Okay, the only mending I've ever done on a sheet was to retack the hem or folded over flap. Otherwise, I just let it go until it ripped and became a rag.
This morning I realized the sheet I was under had an L shaped tear and for whatever reason, lack of coffee/sense perhaps? decided to mend it. So I got 2 embroidery hoops and the sewing basket out. I carefully stitched around the sound edge around the tear and then tried to mend it. Hm. Need to use the bigger hoop, the fabric just shredded. Oh, look! A hole where there had only been a tear. What a great mending job I'm doing! Sigh...
Got the larger hoop out and darned the hole, badly. But it's darned. I have 2 reactions to this: frustration that I couldn't do a better job and wondering wtf made me think I should do it this way instead of patch it? Or, why did I even try?
I am not a happy permaculturist. When it works, I'm fine. When I F it up I think "This is ridiculous!"
I can entirely relate to this! Not just in mending, but all over the homestead. Some days, I wish I hadn't gotten out of bed. But, we do it, anyway. And each and every time we see *fail*, what we DON'T see, is that someone else is thinking we are actually doing something that they'd never have dreamed of even attempting. But, now that they've seen us do it, even if it was a fail, (possibly especially if it was a fail, because that made you more human, in their eyes!) maybe they'll try their hand at mending - and someone else might see them, and try it... Both our successes and failures sometimes inspire others to try. And, as far as I'm concerned, if we F something up, it just means we need to do it again, to prove to ourselves we can.
Or, in some cases, it's just not something that was going to succeed, no matter our skill level. Was the fabric very thin, threadbare, weak, or just plain old? If the fabric itself isn't strong enough to hold together, there's little to do, to fix that. Have a cup of coffee, and pat yourself on the back, for even attempting it, before coffee! That is a feat, in and of itself!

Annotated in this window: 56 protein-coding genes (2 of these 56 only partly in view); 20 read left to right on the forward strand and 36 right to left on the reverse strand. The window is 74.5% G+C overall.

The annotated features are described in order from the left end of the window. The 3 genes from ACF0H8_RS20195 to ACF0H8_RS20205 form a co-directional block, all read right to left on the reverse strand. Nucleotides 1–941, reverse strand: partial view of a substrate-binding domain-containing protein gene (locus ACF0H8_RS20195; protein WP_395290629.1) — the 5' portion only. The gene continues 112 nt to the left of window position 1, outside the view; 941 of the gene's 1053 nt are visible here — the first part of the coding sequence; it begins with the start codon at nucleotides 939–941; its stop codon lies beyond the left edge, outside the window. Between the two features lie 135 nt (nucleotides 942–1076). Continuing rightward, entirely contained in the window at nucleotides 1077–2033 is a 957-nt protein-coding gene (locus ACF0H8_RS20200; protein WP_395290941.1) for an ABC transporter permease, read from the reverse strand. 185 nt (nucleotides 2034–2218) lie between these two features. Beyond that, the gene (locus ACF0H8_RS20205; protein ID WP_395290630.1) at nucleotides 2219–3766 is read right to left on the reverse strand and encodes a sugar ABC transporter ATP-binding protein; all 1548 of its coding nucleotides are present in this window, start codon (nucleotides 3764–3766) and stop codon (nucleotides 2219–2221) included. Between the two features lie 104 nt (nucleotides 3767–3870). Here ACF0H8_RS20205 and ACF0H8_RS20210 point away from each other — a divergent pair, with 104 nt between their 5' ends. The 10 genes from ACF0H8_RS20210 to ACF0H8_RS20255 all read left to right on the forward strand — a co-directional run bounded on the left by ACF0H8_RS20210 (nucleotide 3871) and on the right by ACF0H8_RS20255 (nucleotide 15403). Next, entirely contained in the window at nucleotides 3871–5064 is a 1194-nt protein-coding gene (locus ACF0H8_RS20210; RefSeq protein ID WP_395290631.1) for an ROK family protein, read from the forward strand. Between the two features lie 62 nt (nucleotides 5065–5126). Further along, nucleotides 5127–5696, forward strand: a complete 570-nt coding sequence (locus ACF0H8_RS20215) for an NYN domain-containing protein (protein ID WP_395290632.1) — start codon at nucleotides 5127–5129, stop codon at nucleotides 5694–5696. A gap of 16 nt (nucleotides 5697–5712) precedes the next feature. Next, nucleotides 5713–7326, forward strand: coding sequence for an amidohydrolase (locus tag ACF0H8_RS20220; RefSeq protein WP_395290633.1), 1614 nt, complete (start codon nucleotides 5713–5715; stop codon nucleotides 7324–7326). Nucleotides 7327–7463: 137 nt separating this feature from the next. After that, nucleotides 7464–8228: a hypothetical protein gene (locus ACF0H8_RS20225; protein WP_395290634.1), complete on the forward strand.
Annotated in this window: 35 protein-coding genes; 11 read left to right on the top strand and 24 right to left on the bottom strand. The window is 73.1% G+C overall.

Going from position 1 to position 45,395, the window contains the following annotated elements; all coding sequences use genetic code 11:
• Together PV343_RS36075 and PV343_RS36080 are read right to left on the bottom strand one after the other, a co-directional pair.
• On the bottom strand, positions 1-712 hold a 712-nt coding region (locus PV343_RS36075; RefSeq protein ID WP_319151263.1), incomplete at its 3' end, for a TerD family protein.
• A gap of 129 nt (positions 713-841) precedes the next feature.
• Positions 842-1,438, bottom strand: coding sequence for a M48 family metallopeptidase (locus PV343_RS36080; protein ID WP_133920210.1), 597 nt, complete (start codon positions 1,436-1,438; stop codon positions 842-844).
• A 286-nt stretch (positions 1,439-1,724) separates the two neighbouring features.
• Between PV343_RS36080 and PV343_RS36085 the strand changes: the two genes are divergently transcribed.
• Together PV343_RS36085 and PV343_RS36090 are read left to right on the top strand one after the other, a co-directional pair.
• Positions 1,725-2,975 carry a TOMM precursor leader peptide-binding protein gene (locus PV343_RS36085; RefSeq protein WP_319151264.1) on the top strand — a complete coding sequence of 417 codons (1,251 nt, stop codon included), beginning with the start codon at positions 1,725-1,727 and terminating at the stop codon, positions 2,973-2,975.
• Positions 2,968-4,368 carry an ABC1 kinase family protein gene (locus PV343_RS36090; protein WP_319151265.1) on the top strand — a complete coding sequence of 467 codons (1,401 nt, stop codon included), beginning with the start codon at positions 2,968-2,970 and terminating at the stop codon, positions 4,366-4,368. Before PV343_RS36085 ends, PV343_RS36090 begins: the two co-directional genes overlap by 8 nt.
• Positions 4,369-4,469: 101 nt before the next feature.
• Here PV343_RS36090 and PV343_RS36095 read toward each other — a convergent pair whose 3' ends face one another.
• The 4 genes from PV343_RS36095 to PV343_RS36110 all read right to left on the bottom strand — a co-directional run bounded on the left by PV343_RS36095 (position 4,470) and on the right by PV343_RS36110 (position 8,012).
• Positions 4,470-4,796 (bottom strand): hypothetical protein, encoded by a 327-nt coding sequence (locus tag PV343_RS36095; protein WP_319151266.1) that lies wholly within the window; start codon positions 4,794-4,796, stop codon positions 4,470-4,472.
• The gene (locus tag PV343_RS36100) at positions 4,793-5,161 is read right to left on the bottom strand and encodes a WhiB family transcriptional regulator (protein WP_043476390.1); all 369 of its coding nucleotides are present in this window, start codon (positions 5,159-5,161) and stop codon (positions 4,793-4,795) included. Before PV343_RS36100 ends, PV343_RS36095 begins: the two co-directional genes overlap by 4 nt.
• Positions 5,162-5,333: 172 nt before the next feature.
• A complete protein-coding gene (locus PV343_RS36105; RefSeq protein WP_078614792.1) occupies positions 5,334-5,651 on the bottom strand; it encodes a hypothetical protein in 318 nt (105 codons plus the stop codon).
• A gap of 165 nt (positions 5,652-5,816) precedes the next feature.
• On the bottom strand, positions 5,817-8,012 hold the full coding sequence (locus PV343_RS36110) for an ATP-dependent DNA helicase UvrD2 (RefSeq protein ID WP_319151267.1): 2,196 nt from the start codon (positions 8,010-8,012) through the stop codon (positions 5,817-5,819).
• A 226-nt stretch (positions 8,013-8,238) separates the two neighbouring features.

[Note - I've edited this post several times, for auto-incorrect errors that I missed, before hitting the submit button... before coffee, lol]
The only thing...more expensive than education is ignorance.~Ben Franklin
Location: Ozarks zone 7 alluvial,black,deep clay/loam with few rocks, wonderful creek bottom!
posted 3 months ago
The projects that look simple and straight forward and then swarm on us...I feel your pain
To do with sheets though, my mother, back in the day when they were all flat sheets, would cut (not rip because sometimes the cotton was quite fragile and would rip in the wrong direction) the more worn center of the sheet down the middle and resew the outer edges (selvedges) together and that would now be the middle of the sheet, top sheet or bottom sheet they all had a seam down the middle growing up and the more fragile worn places would be on the outer rim, hemmed, of course.
Now, I find great thriftstore cotton sheets and those too worn for use are ripped up for various rags and I used them for rag rugs back when I was weaving.
"We're all just walking each other home." -Ram Dass
"Be a lamp, or a lifeboat, or a ladder."-Rumi
Big hugs to Carla for saying what she said (that's so helpful in any life area, some of which may seem beyond mending) and to you, Jennie, for comfort. 😘😘😘 Even if mending didn't work out for this particular sheet, it gave you practice, and I'm sure that during the process you've learned something that will make mending easier or better next time. From my own experience, I agree with Judith, the fabric in the centre woyld better be replaced. When you hold the sheet against a window, you can probably see the difference between center and edges, and you can also feel with your hands that about a foit wide around the edges is noticeably denser. I don't remember my grandmother replacing the centre of old sheets, but I know that she made tea towels and pouches from the good parts, often with a small touch of embroidery.
Carla, I have a button which reads: "I should have stood in bed." for exactly that reason!
Judith, I have heard of that technique, it was recommended in various WWII publications, here and in Britain I think?
Thank you both! For someone who nearly failed her 11th grade sewing class, broke the sewing machine we had at home and is scared to death of the one she has now... the encouragement is welcome! Also, the understandig too.
I have done applique, successfully. Why I didn't just make a patch and cover the tear with it I don't know. Lack of coffee probably.